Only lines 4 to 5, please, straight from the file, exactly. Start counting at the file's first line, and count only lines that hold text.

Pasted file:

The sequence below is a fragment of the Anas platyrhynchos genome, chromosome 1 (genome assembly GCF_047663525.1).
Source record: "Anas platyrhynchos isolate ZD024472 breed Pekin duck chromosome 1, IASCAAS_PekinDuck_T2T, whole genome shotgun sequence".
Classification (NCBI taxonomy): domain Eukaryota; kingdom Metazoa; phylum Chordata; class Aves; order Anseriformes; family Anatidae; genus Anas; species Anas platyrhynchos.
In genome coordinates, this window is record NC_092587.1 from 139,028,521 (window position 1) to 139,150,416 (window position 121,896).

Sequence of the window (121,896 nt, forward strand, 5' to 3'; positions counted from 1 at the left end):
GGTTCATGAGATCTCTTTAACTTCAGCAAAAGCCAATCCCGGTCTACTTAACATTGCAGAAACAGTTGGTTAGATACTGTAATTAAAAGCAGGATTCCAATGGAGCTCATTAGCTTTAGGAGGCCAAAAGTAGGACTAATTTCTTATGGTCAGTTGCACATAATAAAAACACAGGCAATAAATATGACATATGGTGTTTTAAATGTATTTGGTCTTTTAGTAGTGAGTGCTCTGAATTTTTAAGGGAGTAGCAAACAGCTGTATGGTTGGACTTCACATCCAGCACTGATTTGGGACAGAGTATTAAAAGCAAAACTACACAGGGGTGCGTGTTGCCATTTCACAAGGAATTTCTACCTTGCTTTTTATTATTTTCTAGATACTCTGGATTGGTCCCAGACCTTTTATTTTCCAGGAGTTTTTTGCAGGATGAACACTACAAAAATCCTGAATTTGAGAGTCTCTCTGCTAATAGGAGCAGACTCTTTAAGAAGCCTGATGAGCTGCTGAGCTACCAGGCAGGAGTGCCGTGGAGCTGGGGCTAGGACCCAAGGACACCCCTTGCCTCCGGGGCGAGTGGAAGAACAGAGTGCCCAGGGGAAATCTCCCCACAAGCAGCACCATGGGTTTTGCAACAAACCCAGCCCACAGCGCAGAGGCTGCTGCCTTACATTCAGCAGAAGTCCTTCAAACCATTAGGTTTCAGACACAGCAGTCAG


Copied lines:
In genome coordinates, this window is record NC_092587.1 from 139,028,521 (window position 1) to 139,150,416 (window position 121,896).

Sequence of the window (121,896 nt, forward strand, 5' to 3'; positions counted from 1 at the left end):